wxPython: How to Open a Second Window / Frame

I see questions relating to the title of this article a lot. How do I open a second frame / window? How do I get all the frames to close when I close the main application? When you are first learning wxPython, these kinds of questions can be kind of hard to find answers for as you aren’t familiar enough with the framework or the terminology to know how to search for the answers.

Hopefully this article will help. We will learn how to open multiple frames and how to make them all close too. Let’s get started!


Opening Multiple Frames

Creating multiple frames is actually pretty simple. You just need to create a subclass of wx.Frame for each new frame that you want to create. Or if the new frames can look the same, then you just need to instantiate the second class multiple times. You will also need a subclass of wx.Frame for the main application’s frame. Let’s write some code as I think that will make things clearer:

import wx
 
 
class OtherFrame(wx.Frame):
    """
    Class used for creating frames other than the main one
    """
 
    def __init__(self, title, parent=None):
        wx.Frame.__init__(self, parent=parent, title=title)
        self.Show()
 
 
class MyPanel(wx.Panel):
 
    def __init__(self, parent):
        wx.Panel.__init__(self, parent)
 
        btn = wx.Button(self, label='Create New Frame')
        btn.Bind(wx.EVT_BUTTON, self.on_new_frame)
        self.frame_number = 1
 
    def on_new_frame(self, event):
        title = 'SubFrame {}'.format(self.frame_number)
        frame = OtherFrame(title=title)
        self.frame_number += 1
 
 
class MainFrame(wx.Frame):
 
    def __init__(self):
        wx.Frame.__init__(self, None, title='Main Frame', size=(800, 600))
        panel = MyPanel(self)
        self.Show()
 
 
if __name__ == '__main__':
    app = wx.App(False)
    frame = MainFrame()
    app.MainLoop()

So here we create two classes that subclass wx.Frame: OtherFrame and MainFrame. OtherFrame is what we will use for our extra frames while MainFrame is our main application’s window. We also create a subclass of wx.Panel to hold a button and a button event handler. The button will be used to create the extra frames.

Try running this code and you will find that it can create any number of extra frames just by clicking the button multiple times. However if you try to close the main application with one or more of the other frames still running, then you will discover that the application will continue to run.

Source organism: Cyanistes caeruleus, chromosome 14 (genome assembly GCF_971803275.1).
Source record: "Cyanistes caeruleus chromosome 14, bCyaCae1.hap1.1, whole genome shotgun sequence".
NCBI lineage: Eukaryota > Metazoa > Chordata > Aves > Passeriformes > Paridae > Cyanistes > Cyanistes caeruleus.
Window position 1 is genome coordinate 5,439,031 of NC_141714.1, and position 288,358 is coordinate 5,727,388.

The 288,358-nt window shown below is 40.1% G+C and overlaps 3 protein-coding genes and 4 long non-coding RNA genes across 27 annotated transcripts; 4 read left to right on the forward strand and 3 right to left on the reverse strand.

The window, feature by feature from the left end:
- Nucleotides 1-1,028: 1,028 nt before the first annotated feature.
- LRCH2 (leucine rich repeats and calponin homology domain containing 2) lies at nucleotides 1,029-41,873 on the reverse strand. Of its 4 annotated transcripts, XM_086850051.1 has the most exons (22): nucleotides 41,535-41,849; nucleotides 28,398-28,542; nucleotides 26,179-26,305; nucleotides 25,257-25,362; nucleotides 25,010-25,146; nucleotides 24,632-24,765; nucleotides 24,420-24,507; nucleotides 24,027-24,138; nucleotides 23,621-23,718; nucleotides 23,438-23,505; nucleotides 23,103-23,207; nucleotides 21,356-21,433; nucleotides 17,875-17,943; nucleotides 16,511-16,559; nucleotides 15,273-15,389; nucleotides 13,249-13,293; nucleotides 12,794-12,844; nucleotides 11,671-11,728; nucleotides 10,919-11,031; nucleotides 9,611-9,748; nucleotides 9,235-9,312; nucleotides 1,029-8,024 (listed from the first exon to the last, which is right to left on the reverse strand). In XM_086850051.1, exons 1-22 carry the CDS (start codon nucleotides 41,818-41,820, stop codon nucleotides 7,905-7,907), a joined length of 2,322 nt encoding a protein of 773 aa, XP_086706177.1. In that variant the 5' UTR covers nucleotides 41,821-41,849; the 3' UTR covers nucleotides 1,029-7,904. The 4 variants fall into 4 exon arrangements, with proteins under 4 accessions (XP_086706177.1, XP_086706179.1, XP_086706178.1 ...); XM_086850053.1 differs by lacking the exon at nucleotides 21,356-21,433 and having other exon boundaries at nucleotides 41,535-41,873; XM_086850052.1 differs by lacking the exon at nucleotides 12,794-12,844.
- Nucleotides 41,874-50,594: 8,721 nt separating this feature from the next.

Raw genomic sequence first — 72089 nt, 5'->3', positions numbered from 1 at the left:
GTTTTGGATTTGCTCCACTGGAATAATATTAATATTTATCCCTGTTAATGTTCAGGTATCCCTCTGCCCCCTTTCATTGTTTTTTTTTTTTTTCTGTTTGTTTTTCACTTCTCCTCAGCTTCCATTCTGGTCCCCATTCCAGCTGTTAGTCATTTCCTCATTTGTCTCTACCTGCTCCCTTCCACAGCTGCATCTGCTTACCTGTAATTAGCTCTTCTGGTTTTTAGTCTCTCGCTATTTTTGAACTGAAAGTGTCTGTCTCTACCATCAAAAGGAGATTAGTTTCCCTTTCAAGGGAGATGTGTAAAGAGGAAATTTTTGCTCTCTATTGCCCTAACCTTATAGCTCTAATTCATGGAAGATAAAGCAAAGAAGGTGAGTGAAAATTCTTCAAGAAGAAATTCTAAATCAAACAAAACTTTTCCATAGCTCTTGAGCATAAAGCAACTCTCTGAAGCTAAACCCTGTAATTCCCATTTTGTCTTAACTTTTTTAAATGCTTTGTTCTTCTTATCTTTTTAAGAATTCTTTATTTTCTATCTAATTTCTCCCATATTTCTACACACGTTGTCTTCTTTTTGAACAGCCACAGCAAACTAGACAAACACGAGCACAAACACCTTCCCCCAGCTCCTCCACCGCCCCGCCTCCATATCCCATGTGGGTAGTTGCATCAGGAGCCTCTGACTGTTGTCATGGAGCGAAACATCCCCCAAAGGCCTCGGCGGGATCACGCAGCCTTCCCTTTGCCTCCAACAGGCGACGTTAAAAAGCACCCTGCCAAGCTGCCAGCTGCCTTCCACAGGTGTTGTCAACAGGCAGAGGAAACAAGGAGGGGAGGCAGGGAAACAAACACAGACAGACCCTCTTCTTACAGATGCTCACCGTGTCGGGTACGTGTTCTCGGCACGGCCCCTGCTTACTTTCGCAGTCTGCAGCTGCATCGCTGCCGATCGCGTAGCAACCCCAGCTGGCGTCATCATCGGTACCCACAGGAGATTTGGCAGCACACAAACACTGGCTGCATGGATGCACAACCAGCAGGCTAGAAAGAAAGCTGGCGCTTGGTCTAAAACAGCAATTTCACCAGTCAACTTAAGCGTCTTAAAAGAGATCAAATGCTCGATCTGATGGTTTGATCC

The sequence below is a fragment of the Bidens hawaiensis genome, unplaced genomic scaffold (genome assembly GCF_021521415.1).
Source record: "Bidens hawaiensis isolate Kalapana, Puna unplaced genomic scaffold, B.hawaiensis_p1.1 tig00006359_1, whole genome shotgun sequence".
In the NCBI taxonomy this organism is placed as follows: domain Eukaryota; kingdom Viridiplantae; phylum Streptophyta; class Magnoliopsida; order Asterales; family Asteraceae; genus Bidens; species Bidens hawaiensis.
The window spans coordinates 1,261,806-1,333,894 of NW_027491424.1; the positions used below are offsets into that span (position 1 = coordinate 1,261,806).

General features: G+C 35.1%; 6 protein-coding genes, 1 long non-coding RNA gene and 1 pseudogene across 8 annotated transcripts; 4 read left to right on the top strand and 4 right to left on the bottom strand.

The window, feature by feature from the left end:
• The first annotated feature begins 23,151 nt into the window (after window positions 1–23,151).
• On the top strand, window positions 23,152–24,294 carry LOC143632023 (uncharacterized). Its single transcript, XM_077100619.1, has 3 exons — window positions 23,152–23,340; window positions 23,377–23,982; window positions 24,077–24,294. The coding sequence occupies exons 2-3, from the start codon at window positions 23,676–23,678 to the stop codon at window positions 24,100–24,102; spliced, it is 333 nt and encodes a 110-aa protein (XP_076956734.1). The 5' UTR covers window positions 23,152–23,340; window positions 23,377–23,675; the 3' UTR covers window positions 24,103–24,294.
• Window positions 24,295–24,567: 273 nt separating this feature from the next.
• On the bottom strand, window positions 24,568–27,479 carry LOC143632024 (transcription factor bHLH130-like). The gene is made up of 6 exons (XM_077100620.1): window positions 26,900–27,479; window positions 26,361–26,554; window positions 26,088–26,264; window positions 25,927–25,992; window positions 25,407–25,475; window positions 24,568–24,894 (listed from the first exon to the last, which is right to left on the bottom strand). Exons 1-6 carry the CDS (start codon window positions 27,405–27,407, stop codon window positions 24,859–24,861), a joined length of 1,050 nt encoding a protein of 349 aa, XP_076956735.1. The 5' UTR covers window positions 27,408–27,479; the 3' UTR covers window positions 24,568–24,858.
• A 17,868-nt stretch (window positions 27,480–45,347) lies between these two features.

Let’s learn how we can modify this code to close all frames when the main frame is closed.


Closing All Frames

You may have noticed this already, but both the MainFrame class and the OtherFrame class have parents set. The MainFrame class is hard-coded rather subtlety to None while OtherFrame has its parent just defaulted to None. This is actually the key to our issue. When you set a wx.Frame’s parent to None, it becomes its own entity with no dependencies. So it doesn’t care if another frame closes or not. However if we were to set all of the OtherFrame instance’s parent to be the MainFrame instance, then they would all close when we close the main frame.

To make this change, all we need to do is change the on_new_frame function to the following:

def on_new_frame(self, event):
    title = 'SubFrame {}'.format(self.frame_number)
    frame = OtherFrame(title=title, parent=wx.GetTopLevelParent(self))
    self.frame_number += 1

Here we set the parent to the MainFrame by using wxPython’s wx.GetTopLevelParent function. Another way you could do this is to modify MyPanel’s __init__ to save off a reference to the parent parameter:

def __init__(self, parent):
    wx.Panel.__init__(self, parent)
 
    btn = wx.Button(self, label='Create New Frame')
    btn.Bind(wx.EVT_BUTTON, self.on_new_frame)
    self.frame_number = 1
    self.parent = parent
 
def on_new_frame(self, event):
    title = 'SubFrame {}'.format(self.frame_number)
    frame = OtherFrame(title=title, parent=self.parent)
    self.frame_number += 1

In this case we just use the instance attribute here for setting our parent. Just to be thorough though, I want to mention one other way we could set the parent to the MainFrame instance and that is by calling GetParent():

def on_new_frame(self, event):
    title = 'SubFrame {}'.format(self.frame_number)
    frame = OtherFrame(title=title, parent=self.GetParent())
    self.frame_number += 1

Here we just call the MyPanel’s GetParent() method to get the panel’s parent. This works because MyPanel is only used by the MainFrame. Things would get messy if we happened to use that panel class with other frames though, so I personally prefer the GetTopLevelParent method because it pretty much guarantees that we will get the right widget.


Wrapping Up

Working with multiple frames shouldn’t be hard. I hope this tutorial has shown you just how easy it is to do. You can use the concepts in this article to also create dialogs as they work in much the same way as frames do, although they tend to be modal. Thanks for reading and happy coding!

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